Having private developers build and maintain larger apartment complexes and the university provide "a certain amount of support in terms of safety and security," would be the best of all possible worlds, says Walker -- especially for a university reaching the limits of its debt load. A similar private-public partnership is helping UW provide more housing for graduate students on the north campus.

The option of higher density housing in the Albert/Hickory area is supported by Federation of Students president Chris Edey. The plan would help ensure that a better supply of student housing develops close to the university, ideally in the area between Phillip and Albert Streets. What comes up consistently in student focus groups, says Walker, is the desire for good quality housing, close to campus.

The reason: it's important for students to participate in the university environment -- in athletics, drama, volunteerism, entrepreneurial activities. Students who live close to campus don't need cars, he adds. "We can avoid a lot of parking issues, and promote the use of public transit." Currently, some 5,000 students live outside a 10- or 15-minute walk to the university. "We have to move them closer and plan for growth."

Although the city is under pressure from some residents of the Albert/Hickory neighbourhood to restore more of the neighbourhood to single-family housing, Walker sees that as a tall order. Some 80 per cent of the homes in the district are already occupied by students (based on a survey conducted by the Federation of Students), and schools serving the area have closed. "Given the economic realities of student housing, it's hard to imagine how the neighbourhood could be restored."

The discussion paper on student accommodation was presented to city council on Monday night, and public meetings are planned to discuss student housing options with groups in the community. On June 22, council will receive a final report with recommendations and an implementation plan.

Highlights of the federal budget

The federal government, as expected, found some money for education -- especially student assistance -- in the otherwise tight-fisted budget brought down yesterday by finance minister Ralph Goodale.

"Learning is the key to securing a higher standard of living and a better quality of life for all Canadians," says the budget, and so there will be "a new up-front grant of up to $3,000" -- up to half the year's tuition fee -- for first-year college and university students from low-income families. The government says about 20,000 students will receive those grants in 2005-06.

The finance minister also announced a new Canada Learning Bond, money for children born in 2004 and later when they get to post-secondary age. There will also be a boost to the Canada Education Savings Grant, the money Ottawa adds to family savings under the Registered Education Savings Plan. And there are also new grants for disabled students.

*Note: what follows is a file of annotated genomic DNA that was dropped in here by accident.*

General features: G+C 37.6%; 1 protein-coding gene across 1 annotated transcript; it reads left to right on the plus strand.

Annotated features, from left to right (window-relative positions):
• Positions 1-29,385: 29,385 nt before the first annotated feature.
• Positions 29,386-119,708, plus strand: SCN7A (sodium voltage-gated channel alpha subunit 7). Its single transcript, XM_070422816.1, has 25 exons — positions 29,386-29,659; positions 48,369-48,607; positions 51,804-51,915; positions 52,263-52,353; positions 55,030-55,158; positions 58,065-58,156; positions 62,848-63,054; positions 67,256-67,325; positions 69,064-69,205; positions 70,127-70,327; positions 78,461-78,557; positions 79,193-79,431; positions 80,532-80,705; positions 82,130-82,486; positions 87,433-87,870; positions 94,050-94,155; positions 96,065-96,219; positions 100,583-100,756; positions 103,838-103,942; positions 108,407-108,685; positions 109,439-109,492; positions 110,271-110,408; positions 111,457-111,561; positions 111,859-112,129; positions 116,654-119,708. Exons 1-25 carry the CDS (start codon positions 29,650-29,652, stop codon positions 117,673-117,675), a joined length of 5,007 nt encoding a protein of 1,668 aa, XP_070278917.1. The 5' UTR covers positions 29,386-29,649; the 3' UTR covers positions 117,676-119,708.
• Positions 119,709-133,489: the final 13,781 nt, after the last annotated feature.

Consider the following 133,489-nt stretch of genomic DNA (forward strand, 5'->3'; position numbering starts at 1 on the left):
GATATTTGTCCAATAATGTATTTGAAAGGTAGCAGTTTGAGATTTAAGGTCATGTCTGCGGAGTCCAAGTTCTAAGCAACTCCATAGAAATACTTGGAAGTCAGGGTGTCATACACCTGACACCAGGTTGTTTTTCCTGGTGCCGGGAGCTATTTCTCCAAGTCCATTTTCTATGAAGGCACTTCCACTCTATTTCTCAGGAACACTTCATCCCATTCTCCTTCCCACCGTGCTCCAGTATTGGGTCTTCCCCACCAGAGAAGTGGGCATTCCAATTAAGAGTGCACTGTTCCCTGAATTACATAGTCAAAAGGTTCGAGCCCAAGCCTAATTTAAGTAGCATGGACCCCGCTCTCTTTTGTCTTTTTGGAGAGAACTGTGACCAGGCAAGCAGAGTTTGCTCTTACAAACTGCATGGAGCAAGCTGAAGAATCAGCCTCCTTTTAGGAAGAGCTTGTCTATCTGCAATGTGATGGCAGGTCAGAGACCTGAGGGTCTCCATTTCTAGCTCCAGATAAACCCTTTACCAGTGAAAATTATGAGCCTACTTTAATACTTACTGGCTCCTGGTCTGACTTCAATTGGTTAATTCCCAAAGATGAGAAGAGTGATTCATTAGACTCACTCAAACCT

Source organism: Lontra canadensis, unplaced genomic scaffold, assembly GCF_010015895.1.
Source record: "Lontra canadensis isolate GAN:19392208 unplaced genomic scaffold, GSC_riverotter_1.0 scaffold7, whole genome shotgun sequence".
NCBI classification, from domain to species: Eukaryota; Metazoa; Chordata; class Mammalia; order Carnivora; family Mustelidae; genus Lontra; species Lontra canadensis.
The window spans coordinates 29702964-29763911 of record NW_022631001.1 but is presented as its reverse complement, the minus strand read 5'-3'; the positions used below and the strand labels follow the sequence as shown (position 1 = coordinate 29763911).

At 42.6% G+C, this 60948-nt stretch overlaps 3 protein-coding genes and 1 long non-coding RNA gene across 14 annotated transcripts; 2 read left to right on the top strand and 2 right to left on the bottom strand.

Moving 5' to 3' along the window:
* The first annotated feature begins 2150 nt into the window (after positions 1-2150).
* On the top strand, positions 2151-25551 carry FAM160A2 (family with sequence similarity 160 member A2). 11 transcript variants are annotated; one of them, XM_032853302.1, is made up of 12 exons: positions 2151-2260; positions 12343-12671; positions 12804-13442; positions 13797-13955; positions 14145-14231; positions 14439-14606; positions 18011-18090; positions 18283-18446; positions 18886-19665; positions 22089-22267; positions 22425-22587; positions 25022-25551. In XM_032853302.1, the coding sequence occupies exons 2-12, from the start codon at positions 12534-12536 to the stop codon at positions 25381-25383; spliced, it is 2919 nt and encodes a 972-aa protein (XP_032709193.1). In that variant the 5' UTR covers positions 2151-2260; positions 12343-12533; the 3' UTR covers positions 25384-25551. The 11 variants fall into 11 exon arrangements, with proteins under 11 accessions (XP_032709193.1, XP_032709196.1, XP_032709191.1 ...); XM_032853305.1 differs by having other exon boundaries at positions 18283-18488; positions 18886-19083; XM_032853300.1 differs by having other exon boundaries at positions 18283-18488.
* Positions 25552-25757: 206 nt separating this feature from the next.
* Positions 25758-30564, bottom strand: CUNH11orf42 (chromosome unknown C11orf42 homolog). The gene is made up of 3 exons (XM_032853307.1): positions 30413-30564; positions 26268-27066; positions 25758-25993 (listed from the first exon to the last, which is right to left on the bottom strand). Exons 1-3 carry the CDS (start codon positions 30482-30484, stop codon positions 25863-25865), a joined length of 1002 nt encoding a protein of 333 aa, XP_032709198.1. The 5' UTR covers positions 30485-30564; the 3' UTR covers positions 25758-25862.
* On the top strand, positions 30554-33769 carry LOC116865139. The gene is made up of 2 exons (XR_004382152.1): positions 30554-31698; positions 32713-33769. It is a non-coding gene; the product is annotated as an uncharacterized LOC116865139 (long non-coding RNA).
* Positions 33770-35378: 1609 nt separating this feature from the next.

The limit on Canada Student Loans is being raised, from $165 a week to $210. "The increase," the government says, "also takes into account the growing need for study tools, such as computers." The government will also reduce the "parental contribution" expected from middle-income families, and will expand the debt relief program for graduates who are having trouble paying off big loans.

The budget "provides solid recognition of the key strategic role university education and research play in building Canada's future", says the Association of Universities and Colleges of Canada, representing university presidents across the country. "AUCC welcomes the package of student assistance measures contained in the budget, designed to encourage growing numbers of students, particularly from lower and middle-income families, to pursue a postsecondary education. The next challenge will be to make sure that universities have the capacity to provide these students with a quality higher education."

But the Canadian Association of University Teachers was more sceptical. CAUT president Victor Catano said the increases in loan limits, enriched RESPs and new learning bonds "are inadequate and fail to address the root of the problem facing students -- rapidly rising tuition fees and an insufficient number of spaces because of under-funding." Said Catano: "Forcing students and their families to take on even larger debts and to struggle to save more isn't a solution. . . . What students and their families really needed in this budget was for the federal government to increase core funding of post-secondary education."

Under the theme of "Building an Innovative Economy", the budget also set aside new funds "improve the capacity for commercialization at universities, hospitals and other research facilities". There will be funding increases for research through the three federal granting councils, new funds for the indirect costs of research (an issue dear to the hearts of university presidents), and a funding boost for the Community-University Research Alliance program of the Social Sciences and Humanities Research Council.

AUCC praised those measures, and endorsed the funding for the new Canada Corps, which will send young Canadians to work in underdeveloped countries.

CAR